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The empathy spectrum in the Playshops

Looking at a colour-wheel-emotion (http://davidmcgettigan.ie/wp-content/uploads/2014/10/colour-wheel-emotion.jpg), I have realised that I also used Playshops as a way to bring my positive emotions in deeper and more shade colours, that is, to hold and enjoy them more. Base on my experience working with autism and the colour-wheel-emotion, I will try to clarify the main point in this text.

While I was in London, I was working with two guys with autism. Although they could do many things by themselves, their particular behaviour fell in the Autistic condition. Pointing out some notes that I took in a Chris Barson´s course, Autism is considered a Sensory Processing Disorder that makes people´s brain process sensory information in a confused way (Zacheri, 2009). Because people with autism have different levels of cognitive ability and needs, there was established an Autism spectrum, which has two edges: hyper and hypo. The first edge represents individuals who are too sensible to stimuli such as light, smells, or sounds. For them, a snapping can sound like a hammer hitting a wall, and tobacco smog can act as a very dense gas that could suffocate. Meanwhile, the second edge represents individuals with low sensibility to that kind of stimuli. For them, hitting themselves is a

the way they use to feel something, or touching things frequently allows them to perceive better what they are seeing.

In my view, the experts in this issue have created those categories and developed concepts based on their own experience, that is, they reflect what happen to themselves into the other, even the first are average people. Therefore, being hyper- or hypo-sensible could be used to describe people who have not the Autistic condition. In my case, I feel that I am hypo-sensible, and I have difficulties at feeling my own mood in happy situations, unless they are really intense. So, I do not create empathy in social situations easily or share a collective feeling of happiness in a nice moment. Perhaps, in my case, my physiological or psychological process are different from people with autism. Still, sometimes both would look as we were mentally unconnected in the eyes of others. Even if we want to integrate ourselves in the social situation, our lack of skills to continue the game of  empathy with others is difficult.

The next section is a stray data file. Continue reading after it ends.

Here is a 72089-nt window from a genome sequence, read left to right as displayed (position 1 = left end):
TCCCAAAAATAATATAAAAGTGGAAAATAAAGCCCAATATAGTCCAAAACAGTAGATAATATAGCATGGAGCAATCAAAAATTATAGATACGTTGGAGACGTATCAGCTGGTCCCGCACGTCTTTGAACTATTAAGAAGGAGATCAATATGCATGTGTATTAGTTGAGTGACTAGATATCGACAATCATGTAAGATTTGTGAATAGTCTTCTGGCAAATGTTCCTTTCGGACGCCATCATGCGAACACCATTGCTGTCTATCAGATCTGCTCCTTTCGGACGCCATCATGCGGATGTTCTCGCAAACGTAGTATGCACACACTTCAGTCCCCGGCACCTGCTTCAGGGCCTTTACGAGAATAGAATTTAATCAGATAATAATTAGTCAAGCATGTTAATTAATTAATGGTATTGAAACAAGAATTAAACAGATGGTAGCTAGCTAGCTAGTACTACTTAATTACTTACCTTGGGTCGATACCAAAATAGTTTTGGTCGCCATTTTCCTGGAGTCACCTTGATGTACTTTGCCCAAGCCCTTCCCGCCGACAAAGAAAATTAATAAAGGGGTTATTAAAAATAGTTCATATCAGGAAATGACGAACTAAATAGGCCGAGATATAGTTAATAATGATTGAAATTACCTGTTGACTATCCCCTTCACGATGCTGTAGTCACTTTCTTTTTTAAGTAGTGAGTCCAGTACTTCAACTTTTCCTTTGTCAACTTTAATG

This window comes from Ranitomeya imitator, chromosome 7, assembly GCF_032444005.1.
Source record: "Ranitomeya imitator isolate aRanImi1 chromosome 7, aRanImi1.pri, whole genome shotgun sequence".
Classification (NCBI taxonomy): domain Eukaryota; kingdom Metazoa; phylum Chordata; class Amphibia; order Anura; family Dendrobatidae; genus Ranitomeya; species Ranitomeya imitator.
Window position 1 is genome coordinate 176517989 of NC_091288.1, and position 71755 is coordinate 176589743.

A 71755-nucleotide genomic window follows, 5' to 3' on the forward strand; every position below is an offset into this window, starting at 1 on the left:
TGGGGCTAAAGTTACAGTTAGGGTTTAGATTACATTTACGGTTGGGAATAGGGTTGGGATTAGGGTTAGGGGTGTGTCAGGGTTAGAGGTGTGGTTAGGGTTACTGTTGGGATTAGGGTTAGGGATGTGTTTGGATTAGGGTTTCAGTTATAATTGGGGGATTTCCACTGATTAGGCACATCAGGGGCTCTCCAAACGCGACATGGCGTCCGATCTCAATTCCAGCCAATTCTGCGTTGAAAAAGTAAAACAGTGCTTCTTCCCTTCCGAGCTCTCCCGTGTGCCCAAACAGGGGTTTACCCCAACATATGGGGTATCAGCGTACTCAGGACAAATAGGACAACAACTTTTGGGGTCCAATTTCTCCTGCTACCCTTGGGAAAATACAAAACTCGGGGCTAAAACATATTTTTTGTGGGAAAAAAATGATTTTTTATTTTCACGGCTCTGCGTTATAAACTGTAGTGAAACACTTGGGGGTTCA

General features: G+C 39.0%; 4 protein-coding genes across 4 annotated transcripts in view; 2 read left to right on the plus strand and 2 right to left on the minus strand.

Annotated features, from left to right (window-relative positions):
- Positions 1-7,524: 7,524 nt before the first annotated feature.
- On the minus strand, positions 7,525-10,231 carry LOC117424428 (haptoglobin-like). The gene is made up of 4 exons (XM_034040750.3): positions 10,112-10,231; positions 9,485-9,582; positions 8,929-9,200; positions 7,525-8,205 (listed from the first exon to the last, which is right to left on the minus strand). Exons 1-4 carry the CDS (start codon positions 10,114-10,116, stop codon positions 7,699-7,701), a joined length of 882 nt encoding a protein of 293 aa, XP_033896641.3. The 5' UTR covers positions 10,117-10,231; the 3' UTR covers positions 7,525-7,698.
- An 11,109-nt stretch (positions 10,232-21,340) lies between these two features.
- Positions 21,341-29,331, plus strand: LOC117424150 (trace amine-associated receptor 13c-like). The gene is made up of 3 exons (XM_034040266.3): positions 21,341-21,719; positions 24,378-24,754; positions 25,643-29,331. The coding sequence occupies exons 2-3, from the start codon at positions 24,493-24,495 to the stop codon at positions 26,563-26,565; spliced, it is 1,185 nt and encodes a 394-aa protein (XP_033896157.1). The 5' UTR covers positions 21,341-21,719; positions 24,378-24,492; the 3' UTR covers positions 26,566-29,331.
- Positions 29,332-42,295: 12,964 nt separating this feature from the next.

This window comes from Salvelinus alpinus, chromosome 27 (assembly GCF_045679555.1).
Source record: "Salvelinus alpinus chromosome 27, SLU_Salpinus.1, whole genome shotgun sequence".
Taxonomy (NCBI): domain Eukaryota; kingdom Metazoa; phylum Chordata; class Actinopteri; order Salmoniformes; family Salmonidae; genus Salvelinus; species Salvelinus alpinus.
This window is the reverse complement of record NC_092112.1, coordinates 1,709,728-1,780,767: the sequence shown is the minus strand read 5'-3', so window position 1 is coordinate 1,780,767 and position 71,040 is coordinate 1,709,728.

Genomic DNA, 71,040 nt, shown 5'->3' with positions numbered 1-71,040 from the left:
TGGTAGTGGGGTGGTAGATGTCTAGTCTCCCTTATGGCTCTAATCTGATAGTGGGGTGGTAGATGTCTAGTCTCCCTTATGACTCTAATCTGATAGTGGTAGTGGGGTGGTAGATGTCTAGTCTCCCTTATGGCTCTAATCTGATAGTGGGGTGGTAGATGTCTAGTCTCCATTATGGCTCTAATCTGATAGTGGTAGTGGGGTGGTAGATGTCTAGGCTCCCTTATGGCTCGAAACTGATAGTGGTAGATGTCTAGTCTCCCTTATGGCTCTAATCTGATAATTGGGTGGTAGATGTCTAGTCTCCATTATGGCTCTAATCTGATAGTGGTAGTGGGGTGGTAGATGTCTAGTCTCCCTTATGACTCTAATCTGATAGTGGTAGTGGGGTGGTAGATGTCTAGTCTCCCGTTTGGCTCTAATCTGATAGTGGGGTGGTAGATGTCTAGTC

Definitely, I cannot say I am hypo-sensible, because I do not have a sensory process disorder, while a person with Autism has it. However, I know a little bit how difficult could be to create empathy with others.

Sharing, understanding and behaving toward the feelings of others is supposed to be a quality of social beings (except if someone fits in the category of psychopath). People with autism or me are not apart of that, and I believe we can get to know better ourselves and others if we work on it, even if we have to give an extra effort on it.

Citizens without Borders was a space to develop that kind of empathy with the people I met there, covering different emotions per playshop rather than going just through a nice or bad feeling during the whole activities. So the empathy I experienced there covered different spectrums of emotion as if I were covering spectrums of colours.

Following the colour-wheel-emotion I mentioned before, I used to start each session in orange colours, which are related with being afraid. Then I jumped to calm and relaxed, or shades of blue, through warming exercises, unless I would have had to interact with others in that stage, making me jumping to worry and apathetic, which are derived from the red colour. However, both feelings or colours disappeared in the next task or core activity, where I could be in blue, orange and green (anxious, disappointed and intrigued). Finally, I got an active and energetic green (enthusiastic) in the stage of sharing my thoughts, when my emotions passed to be only in the green spectrum. And that is how I achieved deepest emotional shades throw the playshops.
In my everyday activities, I am used to define my emotions in the brightest and blandest colours of the spectrum, and sometimes I feel that they are not strong enough to make my life meaningful. But in the Playshops I went through colours of different shades until finishing in clear feelings of happiness. It does not mean that those spaces changed and painted my life forever. Nevertheless, the Playshops gave me a glance of how colourful a social moment could be, and it gave me clues about how to produce empathy with others, even if it could seem impossible to do it for me.

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